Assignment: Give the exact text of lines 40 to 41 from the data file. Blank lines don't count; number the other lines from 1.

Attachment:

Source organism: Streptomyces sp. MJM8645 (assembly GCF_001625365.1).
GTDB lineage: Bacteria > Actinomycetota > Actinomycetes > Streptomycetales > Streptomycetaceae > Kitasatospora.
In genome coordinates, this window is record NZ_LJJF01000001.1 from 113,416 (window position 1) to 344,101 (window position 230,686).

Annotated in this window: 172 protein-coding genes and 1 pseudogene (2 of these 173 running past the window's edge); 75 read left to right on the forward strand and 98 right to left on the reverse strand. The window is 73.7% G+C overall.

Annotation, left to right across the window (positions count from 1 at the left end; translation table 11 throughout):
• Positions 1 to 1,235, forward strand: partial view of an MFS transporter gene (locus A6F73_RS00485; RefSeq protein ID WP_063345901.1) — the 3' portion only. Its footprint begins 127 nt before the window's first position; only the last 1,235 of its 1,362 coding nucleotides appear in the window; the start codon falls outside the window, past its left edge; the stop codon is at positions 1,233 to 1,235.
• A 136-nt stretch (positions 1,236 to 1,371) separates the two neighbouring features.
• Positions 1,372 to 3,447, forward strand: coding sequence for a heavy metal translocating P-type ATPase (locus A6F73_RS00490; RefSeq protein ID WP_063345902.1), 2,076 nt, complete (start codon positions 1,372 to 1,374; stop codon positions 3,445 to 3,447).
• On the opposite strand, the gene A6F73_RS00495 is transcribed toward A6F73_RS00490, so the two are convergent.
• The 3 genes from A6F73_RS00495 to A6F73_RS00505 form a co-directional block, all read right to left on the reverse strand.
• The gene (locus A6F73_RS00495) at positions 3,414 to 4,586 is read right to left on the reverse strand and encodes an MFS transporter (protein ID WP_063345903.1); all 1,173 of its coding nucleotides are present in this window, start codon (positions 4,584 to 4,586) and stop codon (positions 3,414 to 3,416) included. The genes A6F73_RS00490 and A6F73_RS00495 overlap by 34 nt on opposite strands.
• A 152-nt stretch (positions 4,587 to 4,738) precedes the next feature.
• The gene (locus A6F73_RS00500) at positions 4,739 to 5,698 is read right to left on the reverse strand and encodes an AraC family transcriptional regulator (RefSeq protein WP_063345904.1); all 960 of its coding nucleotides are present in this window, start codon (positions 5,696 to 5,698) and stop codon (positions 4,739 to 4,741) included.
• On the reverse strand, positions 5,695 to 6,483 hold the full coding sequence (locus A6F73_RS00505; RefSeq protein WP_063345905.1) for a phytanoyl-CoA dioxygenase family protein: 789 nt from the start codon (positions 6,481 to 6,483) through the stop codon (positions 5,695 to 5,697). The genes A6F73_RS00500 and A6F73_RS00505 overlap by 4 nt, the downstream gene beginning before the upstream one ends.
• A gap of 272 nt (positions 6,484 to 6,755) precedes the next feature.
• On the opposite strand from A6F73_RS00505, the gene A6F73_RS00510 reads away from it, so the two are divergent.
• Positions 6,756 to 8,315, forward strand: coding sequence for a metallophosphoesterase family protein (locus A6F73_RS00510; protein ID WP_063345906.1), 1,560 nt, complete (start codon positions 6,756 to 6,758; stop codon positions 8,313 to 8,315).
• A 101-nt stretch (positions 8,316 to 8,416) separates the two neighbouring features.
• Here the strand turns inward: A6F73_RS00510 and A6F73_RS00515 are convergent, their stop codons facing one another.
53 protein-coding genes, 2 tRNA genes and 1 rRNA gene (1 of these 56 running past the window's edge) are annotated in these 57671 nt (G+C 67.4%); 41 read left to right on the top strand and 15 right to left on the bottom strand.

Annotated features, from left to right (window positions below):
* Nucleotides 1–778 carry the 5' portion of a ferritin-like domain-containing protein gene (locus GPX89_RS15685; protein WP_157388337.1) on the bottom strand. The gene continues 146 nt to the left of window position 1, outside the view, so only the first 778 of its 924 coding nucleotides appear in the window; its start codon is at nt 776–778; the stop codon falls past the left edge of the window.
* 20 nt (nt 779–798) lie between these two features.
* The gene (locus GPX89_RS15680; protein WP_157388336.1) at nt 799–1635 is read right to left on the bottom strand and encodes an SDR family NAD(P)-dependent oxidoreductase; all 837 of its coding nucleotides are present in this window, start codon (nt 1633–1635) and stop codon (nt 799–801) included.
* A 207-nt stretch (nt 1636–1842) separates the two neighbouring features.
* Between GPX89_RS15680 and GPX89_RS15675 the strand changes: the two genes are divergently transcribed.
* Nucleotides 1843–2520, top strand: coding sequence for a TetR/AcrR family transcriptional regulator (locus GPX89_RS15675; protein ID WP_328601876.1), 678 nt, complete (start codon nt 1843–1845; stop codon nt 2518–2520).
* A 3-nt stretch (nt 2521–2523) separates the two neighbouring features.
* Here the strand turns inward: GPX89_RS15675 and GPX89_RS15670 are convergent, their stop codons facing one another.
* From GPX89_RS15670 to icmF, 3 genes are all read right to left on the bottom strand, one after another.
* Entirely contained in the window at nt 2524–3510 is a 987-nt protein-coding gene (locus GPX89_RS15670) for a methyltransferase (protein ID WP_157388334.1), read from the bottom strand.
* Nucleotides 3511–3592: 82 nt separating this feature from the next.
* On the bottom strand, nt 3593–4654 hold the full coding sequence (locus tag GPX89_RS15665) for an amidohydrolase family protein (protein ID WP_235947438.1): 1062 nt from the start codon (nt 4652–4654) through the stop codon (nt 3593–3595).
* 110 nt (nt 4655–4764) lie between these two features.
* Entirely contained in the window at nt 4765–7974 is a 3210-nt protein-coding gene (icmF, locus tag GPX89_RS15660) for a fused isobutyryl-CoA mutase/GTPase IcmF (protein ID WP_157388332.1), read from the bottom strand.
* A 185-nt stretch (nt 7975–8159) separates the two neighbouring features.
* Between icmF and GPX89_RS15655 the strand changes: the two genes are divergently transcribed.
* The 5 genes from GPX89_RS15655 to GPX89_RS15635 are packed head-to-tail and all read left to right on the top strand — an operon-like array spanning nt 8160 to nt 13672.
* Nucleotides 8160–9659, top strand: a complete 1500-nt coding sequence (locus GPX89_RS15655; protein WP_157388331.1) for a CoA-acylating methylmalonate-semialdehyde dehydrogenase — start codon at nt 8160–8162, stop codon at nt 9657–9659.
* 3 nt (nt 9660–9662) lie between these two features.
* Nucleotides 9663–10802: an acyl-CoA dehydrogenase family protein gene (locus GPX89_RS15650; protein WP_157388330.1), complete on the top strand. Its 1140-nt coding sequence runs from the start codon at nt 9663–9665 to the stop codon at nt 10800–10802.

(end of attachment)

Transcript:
* 3 nt (nt 9660–9662) lie between these two features.
* Nucleotides 9663–10802: an acyl-CoA dehydrogenase family protein gene (locus GPX89_RS15650; protein WP_157388330.1), complete on the top strand. Its 1140-nt coding sequence runs from the start codon at nt 9663–9665 to the stop codon at nt 10800–10802.